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#OscarsSoWhite

James Rudolph, Opinions Editor

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March 4 marks the 90th annual Academy Awards.

This year, movie fans see more nominations for black actors and actresses than we have in the past two years, which helped the Academy of Motion Picture Arts and Sciences avoid backlash from #OscarsSoWhite, a hashtag used to protest the underrepresentation of minorities in the Oscar nominations.

While the nominations for black actors and actresses have increased in the past two years, individuals promoting #OscarsSoWhite pointed out that Asian and Latino actors this year were snubbed for nominations.

First posted on Jan. 15, 2015, #OscarsSoWhite was coined by blogger April Reign. She immediately posted the hashtag after the nominees for the 2015 Academy Awards were announced, and she noticed that all the lead and supporting categories were exclusively white actors and actresses.

While talking to MTV in an interview about the significance of the hashtag, Reign said, “It’s not because there’s a lack of quality films that star or feature people of color, that’s not the issue. There was an article in The Atlantic recently which indicated who the Oscar voters are. They are 94 percent white, 76 percent male, and the average age is 63 years old…and they might not be as interested in seeing ‘Selma’”

For 2015, or the movies for the 88th Academy Awards, all 20 nominees in the lead and supporting categories were white, which hasn’t happened since 1998.

In the director category, however, Mexican film director, producer and screenwriter Alejandro Gonzalez Iñárritu won another Oscar in Best Director for “The Revenant.” 2016 and the 89th Academy Awards featured nominees and awards from black actors and actresses than the previous years. Awards went to the extremely successful “Moonlight,” taking awards for Best Picture and Best Writing Adapted Screenplay.

Mahershala Ali won Best Supporting Actor for his role in “Moonlight,” and Viola Davis won Best Supporting Actress for her role in “Fences.” It is fair to say that, despite these successes, they were overshadowed by “La La Land,” which took five Oscars home.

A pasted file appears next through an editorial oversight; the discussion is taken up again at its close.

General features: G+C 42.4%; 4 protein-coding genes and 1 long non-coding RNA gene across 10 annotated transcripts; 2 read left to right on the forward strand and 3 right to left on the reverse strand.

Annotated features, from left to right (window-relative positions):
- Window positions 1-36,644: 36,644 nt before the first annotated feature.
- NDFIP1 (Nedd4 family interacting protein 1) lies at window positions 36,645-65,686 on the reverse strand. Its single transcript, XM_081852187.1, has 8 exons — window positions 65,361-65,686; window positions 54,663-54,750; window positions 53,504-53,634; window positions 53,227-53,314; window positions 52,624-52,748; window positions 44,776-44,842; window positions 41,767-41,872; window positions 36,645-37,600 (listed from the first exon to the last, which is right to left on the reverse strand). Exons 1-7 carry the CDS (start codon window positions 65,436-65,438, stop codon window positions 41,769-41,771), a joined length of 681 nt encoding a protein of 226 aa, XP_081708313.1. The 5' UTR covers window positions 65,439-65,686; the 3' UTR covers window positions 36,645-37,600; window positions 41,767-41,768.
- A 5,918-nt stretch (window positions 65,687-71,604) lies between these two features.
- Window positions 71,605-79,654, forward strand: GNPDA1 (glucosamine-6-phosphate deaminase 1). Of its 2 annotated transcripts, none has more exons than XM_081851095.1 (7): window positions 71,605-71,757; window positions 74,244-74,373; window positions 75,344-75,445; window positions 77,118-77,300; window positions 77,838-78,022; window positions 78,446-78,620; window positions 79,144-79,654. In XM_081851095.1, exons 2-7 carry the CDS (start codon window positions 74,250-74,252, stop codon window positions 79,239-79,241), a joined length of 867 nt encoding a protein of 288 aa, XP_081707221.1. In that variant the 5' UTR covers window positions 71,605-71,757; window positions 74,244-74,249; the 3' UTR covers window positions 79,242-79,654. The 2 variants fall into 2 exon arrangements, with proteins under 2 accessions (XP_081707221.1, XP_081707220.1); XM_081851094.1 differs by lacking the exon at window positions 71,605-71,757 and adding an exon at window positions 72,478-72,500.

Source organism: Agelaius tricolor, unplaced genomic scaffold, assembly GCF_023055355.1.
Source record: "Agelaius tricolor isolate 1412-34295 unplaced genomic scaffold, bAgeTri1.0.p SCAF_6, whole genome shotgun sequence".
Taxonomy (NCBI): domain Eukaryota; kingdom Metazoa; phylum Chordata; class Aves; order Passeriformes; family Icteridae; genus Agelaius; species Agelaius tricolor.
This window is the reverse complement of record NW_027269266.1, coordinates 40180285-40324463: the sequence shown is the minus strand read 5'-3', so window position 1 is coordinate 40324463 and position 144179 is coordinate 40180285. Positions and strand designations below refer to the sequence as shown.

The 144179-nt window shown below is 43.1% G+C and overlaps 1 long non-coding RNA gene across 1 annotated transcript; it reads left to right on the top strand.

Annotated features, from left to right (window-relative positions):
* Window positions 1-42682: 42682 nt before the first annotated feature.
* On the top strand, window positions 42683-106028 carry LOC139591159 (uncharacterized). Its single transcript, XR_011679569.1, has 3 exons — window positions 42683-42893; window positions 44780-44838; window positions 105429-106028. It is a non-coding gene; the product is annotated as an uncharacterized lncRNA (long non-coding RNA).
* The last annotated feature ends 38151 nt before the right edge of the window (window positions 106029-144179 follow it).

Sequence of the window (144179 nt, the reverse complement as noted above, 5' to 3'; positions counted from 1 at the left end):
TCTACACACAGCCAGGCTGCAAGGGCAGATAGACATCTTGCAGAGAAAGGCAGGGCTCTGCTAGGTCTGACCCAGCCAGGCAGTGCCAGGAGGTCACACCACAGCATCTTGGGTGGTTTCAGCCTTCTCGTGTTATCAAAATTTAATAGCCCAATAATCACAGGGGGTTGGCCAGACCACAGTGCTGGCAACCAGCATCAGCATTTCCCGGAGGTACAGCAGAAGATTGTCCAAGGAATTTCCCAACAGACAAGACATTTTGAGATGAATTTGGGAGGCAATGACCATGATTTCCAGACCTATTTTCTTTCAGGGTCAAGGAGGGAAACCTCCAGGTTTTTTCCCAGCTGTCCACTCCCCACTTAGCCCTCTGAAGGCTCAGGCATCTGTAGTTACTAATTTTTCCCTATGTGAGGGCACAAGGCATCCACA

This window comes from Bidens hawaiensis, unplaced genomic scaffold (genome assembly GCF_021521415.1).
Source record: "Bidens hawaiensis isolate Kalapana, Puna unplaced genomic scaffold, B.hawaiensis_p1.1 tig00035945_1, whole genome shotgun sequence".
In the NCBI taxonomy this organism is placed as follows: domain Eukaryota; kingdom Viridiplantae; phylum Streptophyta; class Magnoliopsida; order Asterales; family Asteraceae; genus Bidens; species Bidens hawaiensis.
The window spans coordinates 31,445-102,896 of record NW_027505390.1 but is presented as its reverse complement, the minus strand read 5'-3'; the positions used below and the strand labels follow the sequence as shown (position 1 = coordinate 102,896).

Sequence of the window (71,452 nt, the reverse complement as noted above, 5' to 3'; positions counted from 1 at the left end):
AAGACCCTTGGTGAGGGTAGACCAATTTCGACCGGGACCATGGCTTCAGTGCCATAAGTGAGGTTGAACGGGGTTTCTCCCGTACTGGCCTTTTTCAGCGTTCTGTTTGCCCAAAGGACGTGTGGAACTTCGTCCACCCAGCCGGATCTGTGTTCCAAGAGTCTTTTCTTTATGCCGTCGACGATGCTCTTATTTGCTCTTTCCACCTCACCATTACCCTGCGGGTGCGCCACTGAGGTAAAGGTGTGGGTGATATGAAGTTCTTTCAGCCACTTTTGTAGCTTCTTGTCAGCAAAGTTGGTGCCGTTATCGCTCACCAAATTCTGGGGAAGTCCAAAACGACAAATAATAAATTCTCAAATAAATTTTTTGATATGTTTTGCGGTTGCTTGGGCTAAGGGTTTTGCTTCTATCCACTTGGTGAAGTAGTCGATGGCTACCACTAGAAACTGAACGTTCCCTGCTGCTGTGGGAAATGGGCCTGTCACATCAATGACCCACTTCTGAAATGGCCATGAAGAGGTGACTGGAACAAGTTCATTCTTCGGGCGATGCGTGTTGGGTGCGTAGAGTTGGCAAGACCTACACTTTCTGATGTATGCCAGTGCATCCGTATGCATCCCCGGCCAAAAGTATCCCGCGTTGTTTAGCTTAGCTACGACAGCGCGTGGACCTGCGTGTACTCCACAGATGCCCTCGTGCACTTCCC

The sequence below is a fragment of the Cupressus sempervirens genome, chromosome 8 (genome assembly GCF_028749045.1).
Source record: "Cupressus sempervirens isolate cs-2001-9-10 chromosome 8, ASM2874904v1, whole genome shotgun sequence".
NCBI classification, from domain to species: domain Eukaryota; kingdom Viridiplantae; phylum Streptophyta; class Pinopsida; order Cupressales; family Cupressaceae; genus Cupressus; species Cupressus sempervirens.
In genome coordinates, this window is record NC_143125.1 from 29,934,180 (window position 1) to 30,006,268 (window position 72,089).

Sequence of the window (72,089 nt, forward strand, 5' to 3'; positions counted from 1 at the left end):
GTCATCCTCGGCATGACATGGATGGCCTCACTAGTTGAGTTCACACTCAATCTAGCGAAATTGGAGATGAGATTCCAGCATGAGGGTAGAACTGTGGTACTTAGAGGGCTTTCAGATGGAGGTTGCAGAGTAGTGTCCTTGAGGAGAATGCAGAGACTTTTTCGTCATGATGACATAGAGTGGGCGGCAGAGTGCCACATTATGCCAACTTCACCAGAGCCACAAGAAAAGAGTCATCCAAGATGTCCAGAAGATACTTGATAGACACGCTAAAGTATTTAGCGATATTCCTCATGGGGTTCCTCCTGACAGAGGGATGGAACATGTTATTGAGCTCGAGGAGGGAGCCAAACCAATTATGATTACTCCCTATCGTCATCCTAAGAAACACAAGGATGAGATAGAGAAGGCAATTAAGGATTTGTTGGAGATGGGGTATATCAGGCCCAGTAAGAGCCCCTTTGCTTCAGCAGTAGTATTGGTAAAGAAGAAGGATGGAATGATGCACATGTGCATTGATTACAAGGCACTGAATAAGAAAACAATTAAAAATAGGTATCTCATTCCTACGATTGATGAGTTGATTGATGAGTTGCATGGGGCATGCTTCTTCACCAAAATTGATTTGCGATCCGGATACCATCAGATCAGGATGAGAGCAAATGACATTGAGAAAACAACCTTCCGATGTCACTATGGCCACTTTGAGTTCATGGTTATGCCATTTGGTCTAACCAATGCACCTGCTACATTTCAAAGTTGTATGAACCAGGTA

This year’s nominations feature even more black actors, actresses, directors and producers in its nominations in major categories. Jordan Peele’s wildly successful “Get Out” is up for Best Picture, and Daniel Kaluuya’s role in “Get Out” is nominated for Best Actor. Denzel Washington is nominated again for Best Actor in “Roman J. Israel, Esq.” In the Best Supporting Actress category, Octavia Spence is nominated for her role in “The Shape of Water,” and Mary J. Blige is up for her role in Netflix’s “Mudbound.”

But for Latino and Asian actors and Actresses, the nominations are slim.

On Feb. 1, the National Hispanic Media Coalition tweeted, “@NHMC is planning two protests before the Oscars. The first will be Feb. 5, during the Academy’s annual Oscar Nominees Luncheon. This is important and will send a powerful message.” The tweet also featured an article from the Miami Herald titled, “It’s time for Latinos in Hollywood to Claim the Spotlight.”

The NHMC posted more tweets about protesting the Academy Awards and promoting more Latino actors and actresses. For this year’s nominations, no films with Latin stars were in contention for Oscar nominations.

However, a Mexican animated film and a Mexican director are nominated in their respective categories. Prolific and successful director Guillermo del Toro takes a nomination for Best Director for his film, “The Shape of Water,” which has nominations in 13 different categories. Disney’s animated movie, “Coco,” draws upon Mexican culture, and features an all-Latino cast. The film is nominated for Best Animated Feature.

It is a similar story, if not worse, for Asian actors and Actresses, as there are no Asian nominations for any major categories. Many, including actress Constance Wu, said that Hong Chau should have been nominated for her role in Downsizing, where she gave a strong performance as a Vietnamese refugee.

In general, Hollywood and the Academy have been attacked for misrepresenting Asians in modern films, and for the whitewashing of Asian culture in film. The most recent case of this was casting Scarlett Johansson for the lead role in “Ghost in the Shell,” a film adaptation of the popular Japanese manga.

This isn’t the first, or even most recent, protest of the Academy Award’s bias towards minority actors and actresses. On March 27, 1973, legendary actor Marlon Brando won Best Actor for his role in “The Godfather.” Instead of him stepping up to receive the Oscar, Native American actress Sacheen Littlefeather stepped up on stage and announced that Brando is refusing the Oscar as a sign of protest towards Native American portrayal in film.

While there is an increase of minority actors and actresses taking home Oscars each year, there is still more room for Hollywood and the Academy to appropriately judge and decide its nominations, especially when there is evidence of bias and certain procedures followed by the Academy.

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